Anonymous, 18 Sep 2019
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Egypt: Anti-SCAF Online Campaigns, Videos and Cartoons

With the continuing rule of the SCAF (The Supreme Council of the Armed Forces) in Egypt, anti-SCAF online campaigns and videos are spreading over the Internet. They focus on those negative aspects of the SCAF rule such as cases of violent behavior committed by army members, media manipulation by army seniors, subjecting pro-democracy activists to military trials, and in general they demand the handover of power to a civilian authority. The main slogan in streets, on walls and even in cyberspace is "yasqut hukm il-askar" [Down with Military Rule].

New Book: Consent of the Networked: The Worldwide Struggle For Internet Freedom

Rebecca MacKinnon, a Bernard L. Schwartz Senior Fellow at the New America Foundation and co-founder of Global Voices Online has written a book titled "Consent of the Networked: The Worldwide Struggle For Internet Freedom", in which she "investigates the corrosion of civil liberties by the governments and corporations that control the digital world." Rebecca MacKinnon talked about her book on the NPR's Morning Edition. She also recently appeared on Al Jazeera's Stream, where she discussed the ACTA issue.

CyberOrient Special Issue: “The Net Worth of the Arab Spring”

The Middle East Section of the American Anthropological Association; Faculty of Arts of Charles University in Prague
Ines Braune
media studies, censorship, Middle East, social networks, democracy, public sphere, activism, Middle Eastern studies, ethnography, Internet studies
May 31, 2012

Change and Continuity in the Middle East - Rethinking West Asia, North Africa and the Gulf after 2011

Jun 11, 2012 – Jun 11, 2012
The London School of Economics and Political Science
United Kingdom
British Society for Middle Eastern Studies
study of religion, democracy, gender, Middle East, cultural studies, economic studies, sociology
Apr 13, 2012

New Book: Revolution 2.0: A Memoir by Wael Ghonim

Wael Ghonim, a prominent figure of the Egyptian revolution and founder of the Facebook page "We Are All Khaled Said", has written a book titled "Revolution 2.0: The Power of the People Is Greater Than the People in Power: A Memoir" about the events that preceded the January 25 Revolution and later on resulted in Hosni Mubarak's fall, strongly focused on the role of social media. Wael Ghonim talked about his book to Steve Inskeep from the NPR's Morning Edition.
Mihelj, Sabina, Liesbet van Zoonen and Farida Vis, Cosmopolitan communication online: YouTube responses to the anti-Islam film Fitna. The British Journal of Sociology, 62(4) abstract full text PDF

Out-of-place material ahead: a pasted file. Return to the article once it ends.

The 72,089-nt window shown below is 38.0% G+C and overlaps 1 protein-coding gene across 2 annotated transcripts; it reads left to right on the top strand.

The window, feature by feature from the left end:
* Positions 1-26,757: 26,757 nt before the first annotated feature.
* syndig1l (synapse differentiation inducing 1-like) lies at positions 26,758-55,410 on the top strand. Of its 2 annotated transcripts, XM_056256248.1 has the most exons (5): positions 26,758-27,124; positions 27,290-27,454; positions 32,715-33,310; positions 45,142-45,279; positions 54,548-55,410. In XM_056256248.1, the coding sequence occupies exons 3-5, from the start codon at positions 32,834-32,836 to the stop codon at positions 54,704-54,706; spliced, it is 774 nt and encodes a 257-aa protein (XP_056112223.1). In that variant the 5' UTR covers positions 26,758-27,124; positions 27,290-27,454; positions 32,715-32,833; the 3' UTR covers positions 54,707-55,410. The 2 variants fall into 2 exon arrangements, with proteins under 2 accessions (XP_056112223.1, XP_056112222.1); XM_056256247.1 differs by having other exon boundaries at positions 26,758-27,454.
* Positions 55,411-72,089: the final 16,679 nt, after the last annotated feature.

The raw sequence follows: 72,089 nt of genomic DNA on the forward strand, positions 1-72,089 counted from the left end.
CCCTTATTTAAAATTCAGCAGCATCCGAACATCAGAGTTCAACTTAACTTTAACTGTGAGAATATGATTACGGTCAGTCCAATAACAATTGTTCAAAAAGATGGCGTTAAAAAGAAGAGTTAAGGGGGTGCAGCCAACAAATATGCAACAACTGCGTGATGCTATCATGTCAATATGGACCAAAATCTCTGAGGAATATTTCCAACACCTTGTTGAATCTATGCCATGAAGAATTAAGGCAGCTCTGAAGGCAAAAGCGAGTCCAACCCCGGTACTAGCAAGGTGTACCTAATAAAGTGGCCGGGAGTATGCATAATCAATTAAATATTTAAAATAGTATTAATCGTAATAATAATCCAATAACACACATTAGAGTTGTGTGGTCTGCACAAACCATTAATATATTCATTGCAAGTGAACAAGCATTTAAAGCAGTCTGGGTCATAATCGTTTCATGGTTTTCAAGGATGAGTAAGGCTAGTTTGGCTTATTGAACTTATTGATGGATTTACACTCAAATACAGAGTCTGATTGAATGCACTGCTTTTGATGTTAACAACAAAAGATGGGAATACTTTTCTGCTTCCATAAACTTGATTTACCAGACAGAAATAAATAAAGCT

Political Video Game: Who Does Egypt Want?

Beirut-based company Wixel Studios released a new online video game named Masr Ayza Min? (Who Does Egypt Want?). It is a fighting game, consisting of several rounds, where gamers engage characters in close combat with an opponent. The game is inspired by the upcoming presidential elections in Egypt, and it features six playable characters, potential presidential candidates: Ayman Nour, Mohamed ElBaradei, Hamdeen Sabahi, Hisham Bastawisi, Amr Moussa, and Wael Ghonim.

Break the Silence: Yemeni Online Video Campaign

Yemeni activists from #SupportYemen group have launched an online video campaign Break the Silence to remind the international community about their determination to resist the government through continuing the protests.

Book: Al Jazeera. Liberté d'expression et pétromonarchie

This book discusses the development of pluralist and radical democratic discourse in a non-representative regime. It shows how, within a tribal configuration, a media could emerge that called into question the norms prevailing in Western newsmaking.

Tunisia Viral Campaign: Ben Ali is Back!

Tunisian association Engagement Citoyen (Citizen Engagement in English) launched a series of online, media and on-ground campaigns to encourage Tunisian citizens to vote in elections for the Constituent Assembly that will be held on 23 October 2011. The most remarkable event of the campaign occured in La Goulette, Tunis few days ago, where dozens of Tunisians were staring in shock at the giant poster of former President Ben Ali hanged on the old city wall. Later on angry citizens tore down the poster, unveiling the written message hidden under it, "Beware. The dictatorship can return. On October 23, VOTE!". The video from this event got viral with over 300,000 views within three days.
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